TopLink JPA: How to Create, Modify and Delete an Entity

Version: 7/11/06

Introduction

In the Java Persistence API (JPA), a persistent class is referred to as an entity. A JPA entity class possesses the following characteristics:

This How-To document demonstrates the basic operations required to insert an entity, update the data in an entity, and delete an entity.

Persisting a New Entity

You use the EntityManager method persist(Object entity) to mark a new instance of an entity class as "managed" as the following example shows. This adds the instance to the persistence context and marks it for insertion into the database.

entityManager.getTransaction().begin();
Employee newEmployee = new Employee(5);
entityManager.persist(newEmployee);
entityManager.getTransaction().commit();

Once the current transaction is completed, the data within newEmployee will be inserted into the database. The identity of the newEmployee can be assigned automatically by the EntityManager (see Primary Key Generation) or provided in the object by the user (as the previous example shows). If you wish to update the newEmployee in the same transaction, then make those changes directly on the newEmployee instance.

Modifying an Existing Entity

Modifying an entity is as simple as reading that entity within a transaction and changing the properties of that entity as the following example shows. In this example, autoboxing ensures that the literal is passed as an Integer.

entityManager.getTransaction().begin();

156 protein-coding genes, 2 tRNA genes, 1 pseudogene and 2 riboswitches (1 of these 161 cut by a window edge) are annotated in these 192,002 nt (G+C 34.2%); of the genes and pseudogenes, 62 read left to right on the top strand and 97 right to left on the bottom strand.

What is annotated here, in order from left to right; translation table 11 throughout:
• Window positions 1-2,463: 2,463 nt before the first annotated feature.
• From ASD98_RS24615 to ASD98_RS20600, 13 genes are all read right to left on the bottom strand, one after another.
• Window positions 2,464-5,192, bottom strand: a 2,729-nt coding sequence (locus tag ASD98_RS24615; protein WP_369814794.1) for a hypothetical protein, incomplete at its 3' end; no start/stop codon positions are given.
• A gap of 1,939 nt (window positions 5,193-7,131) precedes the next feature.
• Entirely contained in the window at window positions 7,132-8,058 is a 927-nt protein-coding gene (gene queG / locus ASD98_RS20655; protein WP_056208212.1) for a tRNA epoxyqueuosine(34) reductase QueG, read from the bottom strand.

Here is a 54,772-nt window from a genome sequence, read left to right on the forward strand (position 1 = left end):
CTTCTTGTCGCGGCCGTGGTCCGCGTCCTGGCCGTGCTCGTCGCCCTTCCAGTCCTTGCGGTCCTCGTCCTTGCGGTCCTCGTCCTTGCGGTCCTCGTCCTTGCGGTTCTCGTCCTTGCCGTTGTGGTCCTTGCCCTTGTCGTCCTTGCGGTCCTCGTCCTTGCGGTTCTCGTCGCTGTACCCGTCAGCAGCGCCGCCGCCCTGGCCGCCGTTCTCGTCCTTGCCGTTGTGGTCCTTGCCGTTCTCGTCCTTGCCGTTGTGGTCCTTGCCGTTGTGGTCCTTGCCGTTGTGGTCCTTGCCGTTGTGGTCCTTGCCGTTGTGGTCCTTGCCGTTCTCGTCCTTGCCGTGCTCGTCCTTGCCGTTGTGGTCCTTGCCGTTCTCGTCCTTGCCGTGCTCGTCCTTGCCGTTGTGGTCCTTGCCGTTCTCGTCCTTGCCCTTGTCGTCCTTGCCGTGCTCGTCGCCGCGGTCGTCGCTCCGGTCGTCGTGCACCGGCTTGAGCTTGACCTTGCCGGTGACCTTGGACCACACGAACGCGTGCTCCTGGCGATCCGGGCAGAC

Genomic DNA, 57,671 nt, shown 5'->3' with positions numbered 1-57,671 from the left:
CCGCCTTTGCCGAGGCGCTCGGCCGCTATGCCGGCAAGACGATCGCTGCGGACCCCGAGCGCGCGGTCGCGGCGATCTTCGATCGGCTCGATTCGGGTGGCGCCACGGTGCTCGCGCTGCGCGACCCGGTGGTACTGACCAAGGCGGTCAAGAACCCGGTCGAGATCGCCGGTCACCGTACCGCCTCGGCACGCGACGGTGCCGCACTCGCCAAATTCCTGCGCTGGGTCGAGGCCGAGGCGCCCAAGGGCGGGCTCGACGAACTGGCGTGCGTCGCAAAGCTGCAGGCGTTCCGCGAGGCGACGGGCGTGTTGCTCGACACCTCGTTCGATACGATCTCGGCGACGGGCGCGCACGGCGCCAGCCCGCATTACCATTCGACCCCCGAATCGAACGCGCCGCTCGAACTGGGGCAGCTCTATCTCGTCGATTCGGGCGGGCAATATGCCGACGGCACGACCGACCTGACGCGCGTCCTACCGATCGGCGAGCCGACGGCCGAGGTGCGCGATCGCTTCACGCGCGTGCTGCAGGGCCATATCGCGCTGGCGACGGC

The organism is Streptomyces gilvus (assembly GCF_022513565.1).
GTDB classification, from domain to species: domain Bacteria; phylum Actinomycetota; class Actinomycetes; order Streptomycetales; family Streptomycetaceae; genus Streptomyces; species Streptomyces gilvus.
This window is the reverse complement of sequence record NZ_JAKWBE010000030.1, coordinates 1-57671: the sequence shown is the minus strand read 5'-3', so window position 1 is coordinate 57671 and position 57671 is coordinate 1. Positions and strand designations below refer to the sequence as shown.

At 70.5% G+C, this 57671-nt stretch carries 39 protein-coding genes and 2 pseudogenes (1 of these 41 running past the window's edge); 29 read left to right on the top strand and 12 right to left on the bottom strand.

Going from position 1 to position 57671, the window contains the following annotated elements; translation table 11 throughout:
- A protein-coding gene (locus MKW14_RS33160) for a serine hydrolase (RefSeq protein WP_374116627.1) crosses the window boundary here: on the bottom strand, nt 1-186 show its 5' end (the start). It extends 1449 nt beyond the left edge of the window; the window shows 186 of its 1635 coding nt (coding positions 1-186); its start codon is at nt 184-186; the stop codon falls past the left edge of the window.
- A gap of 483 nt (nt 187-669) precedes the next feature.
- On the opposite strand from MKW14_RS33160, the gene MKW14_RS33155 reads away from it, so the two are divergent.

Employee existingEmployee = entityManager.find(Employee.class, 5);
existingEmployee.setLastName("NewLastName");
entityManager.getTransaction().commit();

In a container managed persistence context, the transaction boundaries will be controlled by the container.

Deleting an Entity

Deleting an entity is as simple as calling EntityManager method remove(Object entity) as the following example shows. The entity you delete must be managed: that is, it must have been previously read in the current persistence context. In this example, autoboxing ensures that the literal is passed as an Integer.

entityManager.getTransaction().begin();
Employee existingEmployee = entityManager.find(Employee.class, 5);
entityManager.remove(existingEmployee);
entityManager.getTransaction().commit();

When the transaction is completed, or you call EntityManager method flush(), the entity will be deleted.

In a container managed persistence context the transaction boundaries will be controlled by the container.

Summary

This how-to document demonstrated the basics of creating, modifying and deleting a JPA entity.